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Conduragis v. Prospect Chartercare, LLC

United States Court of Appeals, First Circuit

November 30, 2018

GEORGE P. CONDURAGIS, Plaintiff, Appellee,


          Jillian S. Folger-Hartwell, with whom Alexsa A. Marino and Littler Mendelson, P.C. were on brief, for appellants.

          Richard A. Sinapi, with whom Joshua D. Xavier and Sinapi Law Associates, LTD. were on brief, for appellee.

          Before Howard, Chief Judge, Selya and Thompson, Circuit Judges.

          THOMPSON, Circuit Judge.

         The facts giving rise to this case are familiar to the parties and reported in the district court's order. So a simple CliffNotes summary suffices for purposes of this opinion - an opinion that is a companion to our decision released today, Britto v. Prospect Chartercare, LLC, F.3d (1st Cir. 2018) [No. 18-1009], knowledge of which is assumed.

         Plaintiff sued Defendants in federal court, basically alleging that they fired him in violation of the Family Medical Leave Act and the Rhode Island Parental and Family Medical Leave Act. Defendants later asked the district court to dismiss the case and compel arbitration based on the parties' signed arbitration agreement. Concluding, however, that the agreement failed for lack of consideration, the court denied the motion.

         According to the district court, the parties' mutual promise to arbitrate constituted insufficient consideration to support the arbitration agreement, because Defendants reserved the right in an offer letter to change Plaintiff's employment terms, like submitting disputes to arbitration, at any time - circumstances, the court said, that made Defendants' promise to arbitrate illusory. The district court also concluded that Defendants' offer to keep Plaintiff on as an at-will employee, made at the time of the agreement's signing, constituted insufficient consideration as well - a conclusion, the court added, driven by a Rhode Island trial court opinion, D. Miguel & Son Co. v. Barbosa, No. C.A. 84-3186, 1985 WL 663146 (R.I. Super. Ct. Mar, 11, 1985).[1]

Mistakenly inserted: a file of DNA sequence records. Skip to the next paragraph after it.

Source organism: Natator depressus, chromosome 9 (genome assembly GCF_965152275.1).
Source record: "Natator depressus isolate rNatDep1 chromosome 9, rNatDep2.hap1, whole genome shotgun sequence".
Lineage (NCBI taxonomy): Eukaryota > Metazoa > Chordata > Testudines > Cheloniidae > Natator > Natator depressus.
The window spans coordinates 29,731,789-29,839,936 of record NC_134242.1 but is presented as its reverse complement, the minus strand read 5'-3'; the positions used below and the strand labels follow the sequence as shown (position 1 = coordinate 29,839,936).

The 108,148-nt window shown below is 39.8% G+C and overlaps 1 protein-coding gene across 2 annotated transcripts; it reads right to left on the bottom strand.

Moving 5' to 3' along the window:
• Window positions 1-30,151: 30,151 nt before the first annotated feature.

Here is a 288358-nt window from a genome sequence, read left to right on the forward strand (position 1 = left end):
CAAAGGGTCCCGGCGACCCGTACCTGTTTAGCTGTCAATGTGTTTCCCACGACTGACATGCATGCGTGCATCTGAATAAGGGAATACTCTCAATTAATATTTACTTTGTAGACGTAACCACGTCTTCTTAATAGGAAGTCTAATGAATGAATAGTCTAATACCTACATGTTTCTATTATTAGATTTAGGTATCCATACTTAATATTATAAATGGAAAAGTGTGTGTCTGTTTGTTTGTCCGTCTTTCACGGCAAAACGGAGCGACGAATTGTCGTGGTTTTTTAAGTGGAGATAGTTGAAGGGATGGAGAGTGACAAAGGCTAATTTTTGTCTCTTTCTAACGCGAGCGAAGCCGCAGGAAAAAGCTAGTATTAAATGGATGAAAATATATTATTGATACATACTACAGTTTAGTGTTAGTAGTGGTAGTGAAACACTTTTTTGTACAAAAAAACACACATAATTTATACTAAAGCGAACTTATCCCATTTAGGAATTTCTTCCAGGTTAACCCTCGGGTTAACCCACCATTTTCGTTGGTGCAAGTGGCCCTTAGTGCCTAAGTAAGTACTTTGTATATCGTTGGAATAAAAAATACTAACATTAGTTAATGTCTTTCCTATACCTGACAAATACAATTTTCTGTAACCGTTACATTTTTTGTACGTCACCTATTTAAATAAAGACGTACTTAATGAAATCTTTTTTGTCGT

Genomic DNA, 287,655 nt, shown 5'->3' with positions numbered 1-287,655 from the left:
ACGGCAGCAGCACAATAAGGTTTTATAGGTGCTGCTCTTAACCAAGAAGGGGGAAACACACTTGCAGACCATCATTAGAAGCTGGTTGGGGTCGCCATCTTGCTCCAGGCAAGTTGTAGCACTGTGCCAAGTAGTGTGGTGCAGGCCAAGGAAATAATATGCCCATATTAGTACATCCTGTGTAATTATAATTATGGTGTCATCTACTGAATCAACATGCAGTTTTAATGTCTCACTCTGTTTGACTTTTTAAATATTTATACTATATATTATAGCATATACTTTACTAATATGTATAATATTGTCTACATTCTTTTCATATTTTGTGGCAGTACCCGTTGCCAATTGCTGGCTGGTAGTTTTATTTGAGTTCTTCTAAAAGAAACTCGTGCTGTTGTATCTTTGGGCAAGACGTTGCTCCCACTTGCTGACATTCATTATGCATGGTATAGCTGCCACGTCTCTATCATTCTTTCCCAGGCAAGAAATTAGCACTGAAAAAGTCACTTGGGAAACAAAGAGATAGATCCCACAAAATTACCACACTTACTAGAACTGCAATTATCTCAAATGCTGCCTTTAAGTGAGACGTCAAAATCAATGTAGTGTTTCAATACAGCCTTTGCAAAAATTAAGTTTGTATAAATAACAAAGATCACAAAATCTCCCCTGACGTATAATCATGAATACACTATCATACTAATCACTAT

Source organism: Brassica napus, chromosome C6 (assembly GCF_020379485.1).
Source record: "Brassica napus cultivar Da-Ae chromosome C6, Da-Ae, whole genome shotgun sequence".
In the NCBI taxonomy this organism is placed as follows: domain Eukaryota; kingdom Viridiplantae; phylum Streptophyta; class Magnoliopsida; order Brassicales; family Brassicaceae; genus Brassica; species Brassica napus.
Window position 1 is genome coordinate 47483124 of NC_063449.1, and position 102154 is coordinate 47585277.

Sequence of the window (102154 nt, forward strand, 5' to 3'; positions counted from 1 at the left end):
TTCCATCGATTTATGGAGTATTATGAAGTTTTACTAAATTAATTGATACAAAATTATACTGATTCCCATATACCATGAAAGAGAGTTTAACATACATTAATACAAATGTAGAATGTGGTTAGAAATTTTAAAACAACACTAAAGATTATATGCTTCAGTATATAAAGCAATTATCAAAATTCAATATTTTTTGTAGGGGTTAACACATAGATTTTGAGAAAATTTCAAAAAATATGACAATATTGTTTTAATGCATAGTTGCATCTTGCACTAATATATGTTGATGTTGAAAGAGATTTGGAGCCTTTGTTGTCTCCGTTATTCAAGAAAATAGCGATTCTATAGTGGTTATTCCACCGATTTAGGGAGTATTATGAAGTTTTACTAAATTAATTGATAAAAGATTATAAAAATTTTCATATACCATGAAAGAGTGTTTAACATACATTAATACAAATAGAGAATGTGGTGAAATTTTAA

Defendants now appeal. And we review de novo. See, e.g., Nat'l Fed'n of the Blind v. Container Store, Inc., 904 F.3d 70, 78 (1st Cir. 2018). Without deciding whether Defendants' rights reservation made their arbitration promise illusory and thus inadequate consideration, we hold that their offer of continued at-will employment is valid consideration for the agreement, given a Rhode Island Supreme Court opinion, Oken v. Nat'l Chain Co., 424 A.2d 234 (R.I. 1981) - a holding compelled by our Britto decision, F.3d at [slip op. at 15-16]. Just as it did for the Britto plaintiff, Oken rejects the very arguments Plaintiff briefed to us here. And there is no reason to repeat in these pages what we wrote in Britto.[2]

         A couple of loose ends remain to be tied up, however, and we are done.

         First, Plaintiff moved in this court to supplement the record with pages from an employee handbook that he says "reinforces" his and the district court's view that Defendants "retained the right to change the terms and conditions of [his] employment at any time, including the [a]rbitration [a]greement." Because consideration of the handbook would make no difference to the result we just reached, we deny the motion. See Riley v. Rivers, 710 Fed.Appx. 503, 504 (2d Cir. 2018) (summary order).

         Second, in the conclusion section of his brief, Plaintiff suggests for the first time that the arbitration agreement is "procedural[ly] unconscionabl[e]" and therefore unenforceable because of the circumstances surrounding the agreement's signing, at least as he "recalls" the circumstances. And he asks us to remand "for limited discovery" so he can flesh out his recollection, which would then allow the district court to resolve "the issue of procedural unconscionability." Not only does he fail to give us a legal basis for how we can order discovery in the circumstances of this case, he also does not explain how - in addition to being procedurally unconscionable - the agreement is substantively unconscionable. See Britto, F.3d at [slip op. at 19] (noting that Rhode Island law holds "a contract is unenforceable if it is both procedurally and substantively unconscionable"). And so we deem the argument waived. See Town of Norwood v. Fed. Energy Regulatory Comm'n, 202 F.3d 392, 405 (1st Cir. 2000) (stressing that "developing a sustained argument out of . . . legal precedents" is a litigant's job, not ours); see also Muñiz v. Rovira, 373 F.3d 1, 8 (1st Cir. 2004) (emphasizing that a party waives an argument by presenting it "to us in skeletal form, without citation to any pertinent authority").

         The bottom line: We deny Plaintiff's motion to supplement, reverse the decision of the district court, and remand the case with instructions to grant Defendants' motion to dismiss and compel ...

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